• Become a curious observer of your thoughts. Are they towards negative self dialogue or negative thinking patterns – judgement, complaining, comparing, blaming? Do you over analyze the past or have addictive behaviours? Do you need to be in control all the time? Consider what letting go and reframing situations can do for your internal state. Becoming calm and relaxed, at ease in every situation (yes, even at work) requires thinking the best of situations, not the worst; the beautiful of others, not the ugly; things to praise, not things to curse. The only way to change is by curiously observing your thought and being focused on making changes. This is not easy. Repetition allow this to become who you are.
• Eat until you’re 80% full; avoid overeating at all costs. Converting nutrients from food into usable energy generates free radicals. One of the best to promote longevity is by eating slightly less than what your body requires.
• Reduce toxin exposures. Begin by increasing your awareness of toxic chemicals used in personal care products, household cleaners, furniture, food, and water. This can be overwhelming and even daunting at first as you grow awareness of the plethora of harmful chemicals that exist. Make change manageable by selecting one or two items to change per week. A gradual switch to natural cleaning products (baking soda, vinegar, and lemon juice) is a great start. Refer to Skin Deep Cosmetic Database for options on safer personal care products. Better yet, reduce the number of products you use in your daily regimen even if they are safer. Instead of mascara, an eyelash curler may do for your daily look. Embrace your natural beauty without make-up. Lower oxidative stress in your body will do wonders for drawing out your natural beauty.
• Reduce sources of radiation. Upon reading “radiation” most people’s thoughts turn to Chernobyl, a catastrophic nuclear disaster that dispelled lethal doses of radiation. Most people don’t realize that frequent exposure to radiation from cell phones, cordless phones, Bluetooth, and wireless devices is also impacting. Effects from these sources are not on the same magnitude as from Chernobyl but add up over time. Consider unplugging or using wired alternative to wireless technology when available. Spend less time on your phone and more time with people face to face. Entertain yourself outdoors instead of with devices.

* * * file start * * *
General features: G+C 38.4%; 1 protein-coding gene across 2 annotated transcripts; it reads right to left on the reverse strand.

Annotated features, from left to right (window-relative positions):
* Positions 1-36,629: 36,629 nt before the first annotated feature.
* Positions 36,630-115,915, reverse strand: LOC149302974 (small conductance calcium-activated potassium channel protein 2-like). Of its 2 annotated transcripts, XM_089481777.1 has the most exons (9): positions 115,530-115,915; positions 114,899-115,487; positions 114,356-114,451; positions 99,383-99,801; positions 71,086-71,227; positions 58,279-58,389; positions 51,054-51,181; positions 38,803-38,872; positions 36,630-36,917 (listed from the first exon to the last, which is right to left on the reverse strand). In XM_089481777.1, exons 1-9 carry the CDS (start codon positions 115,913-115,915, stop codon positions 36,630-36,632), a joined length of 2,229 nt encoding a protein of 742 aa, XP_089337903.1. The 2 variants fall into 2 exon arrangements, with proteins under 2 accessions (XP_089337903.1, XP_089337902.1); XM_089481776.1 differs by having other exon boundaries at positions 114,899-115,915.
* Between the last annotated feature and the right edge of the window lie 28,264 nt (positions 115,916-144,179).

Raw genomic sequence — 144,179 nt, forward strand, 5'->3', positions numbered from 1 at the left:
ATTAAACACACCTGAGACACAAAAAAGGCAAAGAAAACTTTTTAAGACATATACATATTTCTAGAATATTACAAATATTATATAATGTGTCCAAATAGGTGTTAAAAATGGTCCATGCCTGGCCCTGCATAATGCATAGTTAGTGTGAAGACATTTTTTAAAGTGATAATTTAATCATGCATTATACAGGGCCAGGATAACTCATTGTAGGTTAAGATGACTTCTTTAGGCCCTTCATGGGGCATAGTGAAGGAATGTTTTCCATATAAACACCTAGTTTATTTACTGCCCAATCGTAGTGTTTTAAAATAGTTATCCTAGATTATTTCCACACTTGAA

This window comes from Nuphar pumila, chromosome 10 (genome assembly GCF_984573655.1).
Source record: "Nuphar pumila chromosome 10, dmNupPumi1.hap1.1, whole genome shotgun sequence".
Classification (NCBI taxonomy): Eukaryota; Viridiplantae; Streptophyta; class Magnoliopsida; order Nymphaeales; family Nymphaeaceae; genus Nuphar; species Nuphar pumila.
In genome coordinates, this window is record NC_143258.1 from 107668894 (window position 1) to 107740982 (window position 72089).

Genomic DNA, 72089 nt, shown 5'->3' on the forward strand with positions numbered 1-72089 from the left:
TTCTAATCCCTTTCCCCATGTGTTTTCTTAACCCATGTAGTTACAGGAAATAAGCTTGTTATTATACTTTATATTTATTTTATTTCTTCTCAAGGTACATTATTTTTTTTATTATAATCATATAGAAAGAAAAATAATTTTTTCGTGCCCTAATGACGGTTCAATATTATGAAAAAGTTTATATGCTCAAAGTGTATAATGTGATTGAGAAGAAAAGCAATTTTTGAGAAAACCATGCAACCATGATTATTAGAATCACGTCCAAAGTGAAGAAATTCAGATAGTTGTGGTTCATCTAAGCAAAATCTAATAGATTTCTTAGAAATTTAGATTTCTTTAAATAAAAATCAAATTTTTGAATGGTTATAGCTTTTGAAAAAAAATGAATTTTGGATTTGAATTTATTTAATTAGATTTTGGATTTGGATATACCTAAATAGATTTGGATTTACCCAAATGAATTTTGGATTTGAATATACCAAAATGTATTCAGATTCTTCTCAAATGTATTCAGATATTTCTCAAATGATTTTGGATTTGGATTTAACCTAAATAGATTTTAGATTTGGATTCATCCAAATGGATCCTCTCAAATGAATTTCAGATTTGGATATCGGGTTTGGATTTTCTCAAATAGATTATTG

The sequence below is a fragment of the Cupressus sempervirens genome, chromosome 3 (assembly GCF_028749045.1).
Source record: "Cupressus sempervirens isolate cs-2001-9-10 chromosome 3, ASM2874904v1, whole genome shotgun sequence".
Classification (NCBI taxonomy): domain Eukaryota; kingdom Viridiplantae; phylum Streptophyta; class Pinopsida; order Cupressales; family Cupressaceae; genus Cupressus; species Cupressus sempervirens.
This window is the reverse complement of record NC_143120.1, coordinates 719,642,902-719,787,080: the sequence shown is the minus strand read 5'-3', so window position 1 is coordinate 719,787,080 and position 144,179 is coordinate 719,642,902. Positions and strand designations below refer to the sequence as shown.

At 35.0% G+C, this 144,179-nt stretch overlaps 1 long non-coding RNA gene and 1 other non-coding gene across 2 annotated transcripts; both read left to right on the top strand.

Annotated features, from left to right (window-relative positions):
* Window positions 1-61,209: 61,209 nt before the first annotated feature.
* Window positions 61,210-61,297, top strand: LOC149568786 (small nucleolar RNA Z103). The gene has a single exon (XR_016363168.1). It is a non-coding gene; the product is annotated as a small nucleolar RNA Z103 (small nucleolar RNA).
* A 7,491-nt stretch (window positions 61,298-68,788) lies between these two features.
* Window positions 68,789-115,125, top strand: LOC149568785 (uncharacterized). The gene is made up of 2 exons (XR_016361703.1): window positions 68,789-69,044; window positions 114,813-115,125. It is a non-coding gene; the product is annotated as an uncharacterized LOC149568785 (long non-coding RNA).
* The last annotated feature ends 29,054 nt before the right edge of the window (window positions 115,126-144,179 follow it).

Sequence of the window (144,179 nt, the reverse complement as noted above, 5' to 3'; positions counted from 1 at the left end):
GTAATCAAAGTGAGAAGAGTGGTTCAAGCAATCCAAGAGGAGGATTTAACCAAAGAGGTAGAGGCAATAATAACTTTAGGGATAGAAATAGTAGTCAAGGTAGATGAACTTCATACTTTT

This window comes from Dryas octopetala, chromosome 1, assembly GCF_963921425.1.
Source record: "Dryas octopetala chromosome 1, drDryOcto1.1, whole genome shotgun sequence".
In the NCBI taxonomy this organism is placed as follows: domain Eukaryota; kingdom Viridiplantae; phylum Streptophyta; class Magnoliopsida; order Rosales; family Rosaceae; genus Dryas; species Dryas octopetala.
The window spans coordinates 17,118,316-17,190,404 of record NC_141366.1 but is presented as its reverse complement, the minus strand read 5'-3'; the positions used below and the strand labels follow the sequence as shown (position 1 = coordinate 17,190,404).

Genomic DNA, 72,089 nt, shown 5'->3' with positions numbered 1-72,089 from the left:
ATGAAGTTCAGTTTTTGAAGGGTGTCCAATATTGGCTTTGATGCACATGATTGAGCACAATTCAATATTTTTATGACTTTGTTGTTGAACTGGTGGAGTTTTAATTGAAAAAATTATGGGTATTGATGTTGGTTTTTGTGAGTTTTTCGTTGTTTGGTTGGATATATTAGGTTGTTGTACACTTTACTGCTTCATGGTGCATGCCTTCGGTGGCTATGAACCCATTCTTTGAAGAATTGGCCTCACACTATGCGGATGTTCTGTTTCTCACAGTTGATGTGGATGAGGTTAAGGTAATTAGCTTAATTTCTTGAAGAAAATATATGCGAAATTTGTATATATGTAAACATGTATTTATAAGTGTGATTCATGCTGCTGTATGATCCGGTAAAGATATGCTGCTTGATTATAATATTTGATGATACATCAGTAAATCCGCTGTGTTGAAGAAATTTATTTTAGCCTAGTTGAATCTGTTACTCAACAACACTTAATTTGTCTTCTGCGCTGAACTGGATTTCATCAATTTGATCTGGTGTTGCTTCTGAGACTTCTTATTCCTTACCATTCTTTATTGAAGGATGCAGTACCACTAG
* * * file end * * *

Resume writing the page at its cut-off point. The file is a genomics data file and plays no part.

• Use cooking methods that do no generate free radicals. For example, use heat stable coconut oil, avocado oil, or tallow for high-temperature cooking (>375º F). Better yet, opt for cooking methods that use low temperatures in moist heat over longer cooking times. Use a pressure cooker or slow cooker; cook roasts, stews, or whole chickens in a Dutch oven with broth on the bottom; steam, simmer, and poach your food, especially meat and grains. For die-hard grillers, marinate meat before cooking. It’s BBQ season after all!
Increasing antioxidant defense
Even when modifiable sources of free radicals are minimized, antioxidants continue to protect cells and support cellular repair from normal wear and tear. The following recommendation will increase your antioxidant defence:
• Eat the rainbow of fruits and vegetables. In addition to antioxidant nutrients – vitamin E, vitamin C, and selenium – colourful fruits and vegetables contain a vast array of phytochemicals, non-essential compounds in plant-based foods that benefit health. Red, blue, purple, green, orange, yellow, brown, and white colours represent different phytochemicals, many of which have antioxidant properties. Aim to eat at least one fruit or vegetable from each color of the rainbow, including white! Cauliflower and mushrooms have antioxidants too.
• Avoid taking single-antioxidant supplements. Instead, eat whole foods for a variety of antioxidants. Some antioxidants from supplements are poorly absorbed compared to those derived from food. Also, antioxidants work in concert with other antioxidants. While one antioxidant may counteract a free radical, another antioxidant is needed to regenerate the first. Taking vitamin C, for example, when vitamin E stores are low will cause vitamin C to act like a pro-oxidant (similar to a free radical). Food sources high in vitamin E include raw almonds, sunflower seeds, and hazelnuts; turnip greens, tomato paste, spinach, and dandelion greens; avocado and olive oil. Besides citrus fruit, food sources high in vitamin C are broccoli, guava, strawberries, green and red bell peppers, Brussel sprouts, and kohlrabi. Selenium is high in raw Brazil nuts and sunflower seeds; fish, beef, lean turkey and chicken; ricotta cheese; pasta, oatmeal, and bread. For those with a sweet tooth, feel good about having blackstrap molasses because it too is a high source of selenium.
Wishing you improved cellular health for fullness of life and vitality!